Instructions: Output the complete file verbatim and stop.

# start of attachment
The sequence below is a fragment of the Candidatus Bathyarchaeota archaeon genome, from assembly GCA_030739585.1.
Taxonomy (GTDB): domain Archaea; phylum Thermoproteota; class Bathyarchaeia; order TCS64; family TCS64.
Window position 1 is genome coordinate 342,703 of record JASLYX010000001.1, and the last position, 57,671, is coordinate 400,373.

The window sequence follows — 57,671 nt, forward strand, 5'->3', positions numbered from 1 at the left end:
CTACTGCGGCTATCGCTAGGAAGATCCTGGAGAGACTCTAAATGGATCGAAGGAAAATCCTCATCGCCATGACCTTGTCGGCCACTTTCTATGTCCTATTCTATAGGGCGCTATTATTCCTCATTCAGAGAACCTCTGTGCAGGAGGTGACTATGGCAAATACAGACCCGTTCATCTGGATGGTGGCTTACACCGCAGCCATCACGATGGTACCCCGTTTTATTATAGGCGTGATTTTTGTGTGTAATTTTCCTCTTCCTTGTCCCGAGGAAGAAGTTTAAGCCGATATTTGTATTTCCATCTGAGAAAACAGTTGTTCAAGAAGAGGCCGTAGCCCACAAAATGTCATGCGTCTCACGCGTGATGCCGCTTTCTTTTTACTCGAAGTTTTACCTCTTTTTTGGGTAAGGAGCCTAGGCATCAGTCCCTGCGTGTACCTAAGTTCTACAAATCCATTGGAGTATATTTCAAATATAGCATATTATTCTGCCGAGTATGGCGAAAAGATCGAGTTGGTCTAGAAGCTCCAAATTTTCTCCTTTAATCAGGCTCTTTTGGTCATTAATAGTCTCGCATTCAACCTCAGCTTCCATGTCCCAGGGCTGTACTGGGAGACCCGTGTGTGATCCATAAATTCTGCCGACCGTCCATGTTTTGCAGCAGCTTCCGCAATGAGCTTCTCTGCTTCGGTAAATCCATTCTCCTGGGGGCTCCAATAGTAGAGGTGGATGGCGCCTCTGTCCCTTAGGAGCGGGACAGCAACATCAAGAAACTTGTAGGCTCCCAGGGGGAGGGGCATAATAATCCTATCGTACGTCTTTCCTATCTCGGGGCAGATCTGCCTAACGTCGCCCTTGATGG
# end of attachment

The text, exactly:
The sequence below is a fragment of the Candidatus Bathyarchaeota archaeon genome, from assembly GCA_030739585.1.
Taxonomy (GTDB): domain Archaea; phylum Thermoproteota; class Bathyarchaeia; order TCS64; family TCS64.
Window position 1 is genome coordinate 342,703 of record JASLYX010000001.1, and the last position, 57,671, is coordinate 400,373.

The window sequence follows — 57,671 nt, forward strand, 5'->3', positions numbered from 1 at the left end:
CTACTGCGGCTATCGCTAGGAAGATCCTGGAGAGACTCTAAATGGATCGAAGGAAAATCCTCATCGCCATGACCTTGTCGGCCACTTTCTATGTCCTATTCTATAGGGCGCTATTATTCCTCATTCAGAGAACCTCTGTGCAGGAGGTGACTATGGCAAATACAGACCCGTTCATCTGGATGGTGGCTTACACCGCAGCCATCACGATGGTACCCCGTTTTATTATAGGCGTGATTTTTGTGTGTAATTTTCCTCTTCCTTGTCCCGAGGAAGAAGTTTAAGCCGATATTTGTATTTCCATCTGAGAAAACAGTTGTTCAAGAAGAGGCCGTAGCCCACAAAATGTCATGCGTCTCACGCGTGATGCCGCTTTCTTTTTACTCGAAGTTTTACCTCTTTTTTGGGTAAGGAGCCTAGGCATCAGTCCCTGCGTGTACCTAAGTTCTACAAATCCATTGGAGTATATTTCAAATATAGCATATTATTCTGCCGAGTATGGCGAAAAGATCGAGTTGGTCTAGAAGCTCCAAATTTTCTCCTTTAATCAGGCTCTTTTGGTCATTAATAGTCTCGCATTCAACCTCAGCTTCCATGTCCCAGGGCTGTACTGGGAGACCCGTGTGTGATCCATAAATTCTGCCGACCGTCCATGTTTTGCAGCAGCTTCCGCAATGAGCTTCTCTGCTTCGGTAAATCCATTCTCCTGGGGGCTCCAATAGTAGAGGTGGATGGCGCCTCTGTCCCTTAGGAGCGGGACAGCAACATCAAGAAACTTGTAGGCTCCCAGGGGGAGGGGCATAATAATCCTATCGTACGTCTTTCCTATCTCGGGGCAGATCTGCCTAACGTCGCCCTTGATGG